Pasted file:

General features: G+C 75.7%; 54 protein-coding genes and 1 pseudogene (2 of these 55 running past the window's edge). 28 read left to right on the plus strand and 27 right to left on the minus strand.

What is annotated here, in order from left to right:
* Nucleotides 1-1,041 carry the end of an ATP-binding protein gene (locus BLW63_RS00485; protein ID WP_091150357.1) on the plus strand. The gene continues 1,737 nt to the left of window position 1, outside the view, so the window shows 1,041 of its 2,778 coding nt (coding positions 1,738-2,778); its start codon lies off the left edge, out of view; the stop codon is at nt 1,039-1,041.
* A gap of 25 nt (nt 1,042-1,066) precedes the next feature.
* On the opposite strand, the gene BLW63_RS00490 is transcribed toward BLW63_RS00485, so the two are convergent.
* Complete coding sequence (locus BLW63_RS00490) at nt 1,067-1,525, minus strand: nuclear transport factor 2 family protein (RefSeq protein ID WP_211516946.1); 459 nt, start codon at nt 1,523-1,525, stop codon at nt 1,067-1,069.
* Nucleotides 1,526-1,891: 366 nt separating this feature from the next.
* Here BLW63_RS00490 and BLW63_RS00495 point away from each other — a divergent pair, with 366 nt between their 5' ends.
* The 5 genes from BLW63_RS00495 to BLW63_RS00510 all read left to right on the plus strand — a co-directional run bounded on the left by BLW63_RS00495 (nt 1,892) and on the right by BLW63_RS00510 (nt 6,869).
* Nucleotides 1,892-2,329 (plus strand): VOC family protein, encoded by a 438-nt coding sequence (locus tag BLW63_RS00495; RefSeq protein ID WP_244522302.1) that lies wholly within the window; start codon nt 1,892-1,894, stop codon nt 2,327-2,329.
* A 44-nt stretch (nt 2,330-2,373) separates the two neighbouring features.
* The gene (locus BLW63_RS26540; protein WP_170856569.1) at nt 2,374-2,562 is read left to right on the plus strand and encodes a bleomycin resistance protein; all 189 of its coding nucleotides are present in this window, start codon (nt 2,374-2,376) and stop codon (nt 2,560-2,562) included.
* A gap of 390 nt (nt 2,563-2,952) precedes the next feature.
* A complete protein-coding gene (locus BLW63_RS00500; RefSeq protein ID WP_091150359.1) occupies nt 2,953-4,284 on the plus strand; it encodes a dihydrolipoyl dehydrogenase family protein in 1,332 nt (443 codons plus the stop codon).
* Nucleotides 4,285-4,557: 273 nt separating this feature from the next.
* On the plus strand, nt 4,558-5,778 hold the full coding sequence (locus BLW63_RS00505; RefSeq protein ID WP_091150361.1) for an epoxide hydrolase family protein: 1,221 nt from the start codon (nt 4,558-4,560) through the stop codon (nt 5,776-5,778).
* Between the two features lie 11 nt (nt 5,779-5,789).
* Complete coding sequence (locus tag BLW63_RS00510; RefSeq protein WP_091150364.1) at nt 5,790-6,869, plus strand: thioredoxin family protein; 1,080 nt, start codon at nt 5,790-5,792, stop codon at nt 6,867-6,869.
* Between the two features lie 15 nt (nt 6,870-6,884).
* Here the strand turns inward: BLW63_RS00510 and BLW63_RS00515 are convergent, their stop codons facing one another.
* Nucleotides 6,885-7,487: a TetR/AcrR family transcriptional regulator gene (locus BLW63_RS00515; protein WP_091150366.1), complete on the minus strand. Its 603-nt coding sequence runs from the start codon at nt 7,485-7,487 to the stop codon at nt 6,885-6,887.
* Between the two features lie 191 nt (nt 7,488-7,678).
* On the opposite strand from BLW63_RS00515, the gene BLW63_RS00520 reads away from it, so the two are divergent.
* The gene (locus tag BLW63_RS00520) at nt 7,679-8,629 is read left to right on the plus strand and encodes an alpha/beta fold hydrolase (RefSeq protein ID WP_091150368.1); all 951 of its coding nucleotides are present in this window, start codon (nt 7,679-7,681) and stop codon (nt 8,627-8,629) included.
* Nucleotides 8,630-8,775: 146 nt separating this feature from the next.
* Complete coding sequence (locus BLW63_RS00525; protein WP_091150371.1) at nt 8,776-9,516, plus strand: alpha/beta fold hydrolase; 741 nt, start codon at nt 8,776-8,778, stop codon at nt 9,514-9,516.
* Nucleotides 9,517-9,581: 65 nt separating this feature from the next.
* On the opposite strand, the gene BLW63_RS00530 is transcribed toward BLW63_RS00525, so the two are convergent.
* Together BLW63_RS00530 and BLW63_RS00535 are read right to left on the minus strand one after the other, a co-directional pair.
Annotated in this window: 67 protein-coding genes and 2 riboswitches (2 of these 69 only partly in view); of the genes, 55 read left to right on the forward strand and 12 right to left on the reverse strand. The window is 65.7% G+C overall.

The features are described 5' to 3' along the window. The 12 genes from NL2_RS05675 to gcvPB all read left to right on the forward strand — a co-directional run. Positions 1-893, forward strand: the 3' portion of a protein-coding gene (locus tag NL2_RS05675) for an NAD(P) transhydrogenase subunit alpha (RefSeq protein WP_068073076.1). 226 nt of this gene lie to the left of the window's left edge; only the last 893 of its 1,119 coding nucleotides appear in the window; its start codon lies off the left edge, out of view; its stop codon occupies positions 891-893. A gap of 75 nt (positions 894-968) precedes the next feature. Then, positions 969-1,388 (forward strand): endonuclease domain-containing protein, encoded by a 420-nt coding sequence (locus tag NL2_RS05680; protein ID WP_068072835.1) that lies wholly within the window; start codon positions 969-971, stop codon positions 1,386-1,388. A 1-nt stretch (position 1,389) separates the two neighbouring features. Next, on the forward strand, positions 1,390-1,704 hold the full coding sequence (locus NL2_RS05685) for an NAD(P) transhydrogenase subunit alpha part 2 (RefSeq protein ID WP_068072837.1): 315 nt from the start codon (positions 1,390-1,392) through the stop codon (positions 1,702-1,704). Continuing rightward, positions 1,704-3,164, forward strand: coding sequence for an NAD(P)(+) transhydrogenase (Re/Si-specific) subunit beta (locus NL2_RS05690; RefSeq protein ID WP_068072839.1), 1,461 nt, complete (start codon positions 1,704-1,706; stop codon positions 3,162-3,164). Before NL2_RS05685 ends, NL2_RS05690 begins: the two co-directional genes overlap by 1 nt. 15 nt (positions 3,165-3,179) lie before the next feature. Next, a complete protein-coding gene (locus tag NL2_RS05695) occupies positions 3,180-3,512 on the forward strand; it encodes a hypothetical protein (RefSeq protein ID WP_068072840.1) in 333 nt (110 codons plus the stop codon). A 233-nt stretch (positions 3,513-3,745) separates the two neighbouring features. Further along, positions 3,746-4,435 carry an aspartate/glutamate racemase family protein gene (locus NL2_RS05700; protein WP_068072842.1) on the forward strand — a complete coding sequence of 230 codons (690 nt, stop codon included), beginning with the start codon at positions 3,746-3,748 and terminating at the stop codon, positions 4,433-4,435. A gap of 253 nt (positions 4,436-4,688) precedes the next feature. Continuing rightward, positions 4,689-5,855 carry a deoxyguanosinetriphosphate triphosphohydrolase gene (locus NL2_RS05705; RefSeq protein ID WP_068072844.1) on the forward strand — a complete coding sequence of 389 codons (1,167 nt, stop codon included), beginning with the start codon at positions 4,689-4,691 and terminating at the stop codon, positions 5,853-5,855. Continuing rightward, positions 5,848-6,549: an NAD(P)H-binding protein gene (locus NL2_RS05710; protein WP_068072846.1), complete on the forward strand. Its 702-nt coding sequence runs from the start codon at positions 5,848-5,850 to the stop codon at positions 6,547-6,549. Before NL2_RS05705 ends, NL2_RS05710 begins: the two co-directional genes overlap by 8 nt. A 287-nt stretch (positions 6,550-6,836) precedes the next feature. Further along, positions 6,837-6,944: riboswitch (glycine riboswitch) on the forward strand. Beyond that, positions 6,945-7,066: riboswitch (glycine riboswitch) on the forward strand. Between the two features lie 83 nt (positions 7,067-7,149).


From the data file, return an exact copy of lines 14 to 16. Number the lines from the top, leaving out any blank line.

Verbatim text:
* A complete protein-coding gene (locus BLW63_RS00500; RefSeq protein ID WP_091150359.1) occupies nt 2,953-4,284 on the plus strand; it encodes a dihydrolipoyl dehydrogenase family protein in 1,332 nt (443 codons plus the stop codon).
* Nucleotides 4,285-4,557: 273 nt separating this feature from the next.
* On the plus strand, nt 4,558-5,778 hold the full coding sequence (locus BLW63_RS00505; RefSeq protein ID WP_091150361.1) for an epoxide hydrolase family protein: 1,221 nt from the start codon (nt 4,558-4,560) through the stop codon (nt 5,776-5,778).